Friday, June 13, 2014

Test Your TTAB Judge-Ability: Are READR and READER Confusable for Software for Reading Digital Magazines?

PixelMags sought to register the mark READR for "computer application software for mobile phones, portable media players and portable computers, namely, software for viewing digital magazines," but the PTO deemed the mark likely to cause confusion with the registered mark READER for "computer software for page recognition and rendering for use in viewing, printing, navigating, editing, annotating and indexing electronic documents, ... computer software for the encryption and access control of electronic documents." Applicant argued that the goods differ in purpose and that consumers will distinguish between them, and further that the words "read" and "reader" are used so frequently for software that consumers will recognize even small difference between marks. How do you think this came out? In re PixelMags, Inc., Serial No. 85379299 (June 12, 2014) [not precedential].

Applicant argued that its software is used for viewing magazines, whereas registrant's software enables users to read and print pdf files. Examining Attorney Dannean J. Hetzel maintained that the term "electronic documents" in the cited registration is broad enough to encompass "digital magazines." The Board agreed with the examining attorney.

As to the marks, applicant urged that READR is and "unfamiliar, coined term," whereas READER is a well-known word. The Board, not surprisingly, saw READR as a misspelling of READER. The marks are similar in appearance and, as applicant conceded, identical in sound. Both marks convey the idea that the software functions as a reader. "Given these similarities, the marks engender substantially similar overall commercial impressions."

Applicant submitted more than 60 third-party registrations for marks containing the words READ or READER, but they were of little probative value. There was no evidence of the nature or extent of use of those marks, nor do their existence on the register justify the registration of another mark that is likely to cause confusion. Moreover, none of the third-party registrations is as close to the cited mark as is applicant's mark.

The third-party registrations do show, however, that "the commonly registered term “reader” has a suggestive or descriptive significance for computer software such that differences between two marks may be sufficient to render the marks as a whole distinguishable." Here, however, the two marks are "extremely close," and even weak marks are entitle to protection against a similar mark for closely-related goods.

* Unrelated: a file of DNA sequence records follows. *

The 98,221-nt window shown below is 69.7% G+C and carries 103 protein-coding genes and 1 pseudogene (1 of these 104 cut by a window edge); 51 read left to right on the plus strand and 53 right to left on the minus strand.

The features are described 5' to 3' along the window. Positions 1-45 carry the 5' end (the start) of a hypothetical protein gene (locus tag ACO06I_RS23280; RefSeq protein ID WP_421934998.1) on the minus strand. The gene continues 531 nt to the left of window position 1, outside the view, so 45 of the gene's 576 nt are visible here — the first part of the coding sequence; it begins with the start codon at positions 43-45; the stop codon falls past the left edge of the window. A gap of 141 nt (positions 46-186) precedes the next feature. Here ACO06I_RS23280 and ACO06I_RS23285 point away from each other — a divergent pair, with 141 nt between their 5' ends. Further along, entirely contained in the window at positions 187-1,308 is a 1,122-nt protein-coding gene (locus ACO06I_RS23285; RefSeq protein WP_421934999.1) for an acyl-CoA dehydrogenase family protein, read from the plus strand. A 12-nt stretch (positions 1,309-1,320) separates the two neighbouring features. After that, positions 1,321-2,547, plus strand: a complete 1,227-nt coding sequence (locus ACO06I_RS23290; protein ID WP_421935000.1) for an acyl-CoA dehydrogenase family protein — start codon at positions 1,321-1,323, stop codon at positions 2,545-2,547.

Resolving any doubt in favor of the prior registrant, the Board found confusion likely, and it affirmed the refusal.

Read comments and post your comment here.

TTABlog note:  The cited registration, owned by Adobe Systems, issued in 2002. Do you think READER is generic for magazine-reading apps? Would Section 18 be of any use to applicant?

Text Copyright John L. Welch 2014.


At 9:18 AM, Anonymous Anonymous said...

When will the USPTO open their minds to reality and actually consider intelligent arguments about how consumers just might not be confused (especially with marks like these!). Sense some frustration? The more insightful an argument I come up with, the more pessimistic I have to be with the client who is just wasting money to have me use my brain. It's to a point that they might as well replace EAs and TTAB judges with computers.

At 12:39 PM, Anonymous Anonymous said...

I doubt Sec. 18 would help the applicant because while I think a good case can be made for the mark now being generic, that would mean that applicant's mark should be equally generic. A registration for either mark probably is not worth the paper it is written on, let alone procuring or defending any registration for it. But the Sec. 18 would probably bolster the applicant's claim to be able to use the "mark" without liability for infringement.


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